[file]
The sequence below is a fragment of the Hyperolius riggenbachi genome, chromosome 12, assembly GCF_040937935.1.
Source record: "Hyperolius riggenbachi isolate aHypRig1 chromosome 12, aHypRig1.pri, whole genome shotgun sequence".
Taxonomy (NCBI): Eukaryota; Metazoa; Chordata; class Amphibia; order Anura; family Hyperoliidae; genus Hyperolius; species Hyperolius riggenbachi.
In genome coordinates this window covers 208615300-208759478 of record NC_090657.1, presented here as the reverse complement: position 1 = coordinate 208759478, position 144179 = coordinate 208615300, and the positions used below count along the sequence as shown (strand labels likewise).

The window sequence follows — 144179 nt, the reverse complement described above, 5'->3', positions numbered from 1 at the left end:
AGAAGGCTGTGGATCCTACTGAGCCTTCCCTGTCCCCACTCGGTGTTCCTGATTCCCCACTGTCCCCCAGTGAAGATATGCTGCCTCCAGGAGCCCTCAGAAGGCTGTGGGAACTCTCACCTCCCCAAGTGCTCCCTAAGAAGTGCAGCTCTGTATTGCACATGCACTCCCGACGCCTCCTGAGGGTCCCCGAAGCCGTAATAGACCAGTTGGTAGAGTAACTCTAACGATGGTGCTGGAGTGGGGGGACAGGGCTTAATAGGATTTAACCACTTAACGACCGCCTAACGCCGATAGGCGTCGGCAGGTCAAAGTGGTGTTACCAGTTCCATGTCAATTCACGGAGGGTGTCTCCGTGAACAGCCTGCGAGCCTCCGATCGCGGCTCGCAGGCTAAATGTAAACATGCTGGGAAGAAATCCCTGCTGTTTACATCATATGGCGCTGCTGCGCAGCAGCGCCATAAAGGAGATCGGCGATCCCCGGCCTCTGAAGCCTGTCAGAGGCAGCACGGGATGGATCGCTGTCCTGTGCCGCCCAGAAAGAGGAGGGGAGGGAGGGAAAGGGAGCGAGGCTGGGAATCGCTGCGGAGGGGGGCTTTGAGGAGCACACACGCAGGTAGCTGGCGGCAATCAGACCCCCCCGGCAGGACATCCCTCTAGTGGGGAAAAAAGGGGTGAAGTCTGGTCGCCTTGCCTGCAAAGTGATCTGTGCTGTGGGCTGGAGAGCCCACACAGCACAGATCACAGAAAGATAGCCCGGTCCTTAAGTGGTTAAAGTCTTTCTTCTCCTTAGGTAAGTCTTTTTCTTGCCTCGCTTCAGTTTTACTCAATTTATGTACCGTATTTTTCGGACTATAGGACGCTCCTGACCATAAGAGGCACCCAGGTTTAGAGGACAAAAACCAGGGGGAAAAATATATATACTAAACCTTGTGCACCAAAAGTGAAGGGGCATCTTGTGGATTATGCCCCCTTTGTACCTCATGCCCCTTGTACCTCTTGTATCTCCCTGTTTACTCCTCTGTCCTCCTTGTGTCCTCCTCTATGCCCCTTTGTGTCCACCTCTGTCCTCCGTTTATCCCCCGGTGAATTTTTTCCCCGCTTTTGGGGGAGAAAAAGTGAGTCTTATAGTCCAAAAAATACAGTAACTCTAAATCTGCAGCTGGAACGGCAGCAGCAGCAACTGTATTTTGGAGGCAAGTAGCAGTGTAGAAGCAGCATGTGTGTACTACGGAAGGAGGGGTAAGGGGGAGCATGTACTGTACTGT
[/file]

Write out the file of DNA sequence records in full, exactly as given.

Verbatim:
The sequence below is a fragment of the Hyperolius riggenbachi genome, chromosome 12, assembly GCF_040937935.1.
Source record: "Hyperolius riggenbachi isolate aHypRig1 chromosome 12, aHypRig1.pri, whole genome shotgun sequence".
Taxonomy (NCBI): Eukaryota; Metazoa; Chordata; class Amphibia; order Anura; family Hyperoliidae; genus Hyperolius; species Hyperolius riggenbachi.
In genome coordinates this window covers 208615300-208759478 of record NC_090657.1, presented here as the reverse complement: position 1 = coordinate 208759478, position 144179 = coordinate 208615300, and the positions used below count along the sequence as shown (strand labels likewise).

The window sequence follows — 144179 nt, the reverse complement described above, 5'->3', positions numbered from 1 at the left end:
AGAAGGCTGTGGATCCTACTGAGCCTTCCCTGTCCCCACTCGGTGTTCCTGATTCCCCACTGTCCCCCAGTGAAGATATGCTGCCTCCAGGAGCCCTCAGAAGGCTGTGGGAACTCTCACCTCCCCAAGTGCTCCCTAAGAAGTGCAGCTCTGTATTGCACATGCACTCCCGACGCCTCCTGAGGGTCCCCGAAGCCGTAATAGACCAGTTGGTAGAGTAACTCTAACGATGGTGCTGGAGTGGGGGGACAGGGCTTAATAGGATTTAACCACTTAACGACCGCCTAACGCCGATAGGCGTCGGCAGGTCAAAGTGGTGTTACCAGTTCCATGTCAATTCACGGAGGGTGTCTCCGTGAACAGCCTGCGAGCCTCCGATCGCGGCTCGCAGGCTAAATGTAAACATGCTGGGAAGAAATCCCTGCTGTTTACATCATATGGCGCTGCTGCGCAGCAGCGCCATAAAGGAGATCGGCGATCCCCGGCCTCTGAAGCCTGTCAGAGGCAGCACGGGATGGATCGCTGTCCTGTGCCGCCCAGAAAGAGGAGGGGAGGGAGGGAAAGGGAGCGAGGCTGGGAATCGCTGCGGAGGGGGGCTTTGAGGAGCACACACGCAGGTAGCTGGCGGCAATCAGACCCCCCCGGCAGGACATCCCTCTAGTGGGGAAAAAAGGGGTGAAGTCTGGTCGCCTTGCCTGCAAAGTGATCTGTGCTGTGGGCTGGAGAGCCCACACAGCACAGATCACAGAAAGATAGCCCGGTCCTTAAGTGGTTAAAGTCTTTCTTCTCCTTAGGTAAGTCTTTTTCTTGCCTCGCTTCAGTTTTACTCAATTTATGTACCGTATTTTTCGGACTATAGGACGCTCCTGACCATAAGAGGCACCCAGGTTTAGAGGACAAAAACCAGGGGGAAAAATATATATACTAAACCTTGTGCACCAAAAGTGAAGGGGCATCTTGTGGATTATGCCCCCTTTGTACCTCATGCCCCTTGTACCTCTTGTATCTCCCTGTTTACTCCTCTGTCCTCCTTGTGTCCTCCTCTATGCCCCTTTGTGTCCACCTCTGTCCTCCGTTTATCCCCCGGTGAATTTTTTCCCCGCTTTTGGGGGAGAAAAAGTGAGTCTTATAGTCCAAAAAATACAGTAACTCTAAATCTGCAGCTGGAACGGCAGCAGCAGCAACTGTATTTTGGAGGCAAGTAGCAGTGTAGAAGCAGCATGTGTGTACTACGGAAGGAGGGGTAAGGGGGAGCATGTACTGTACTGT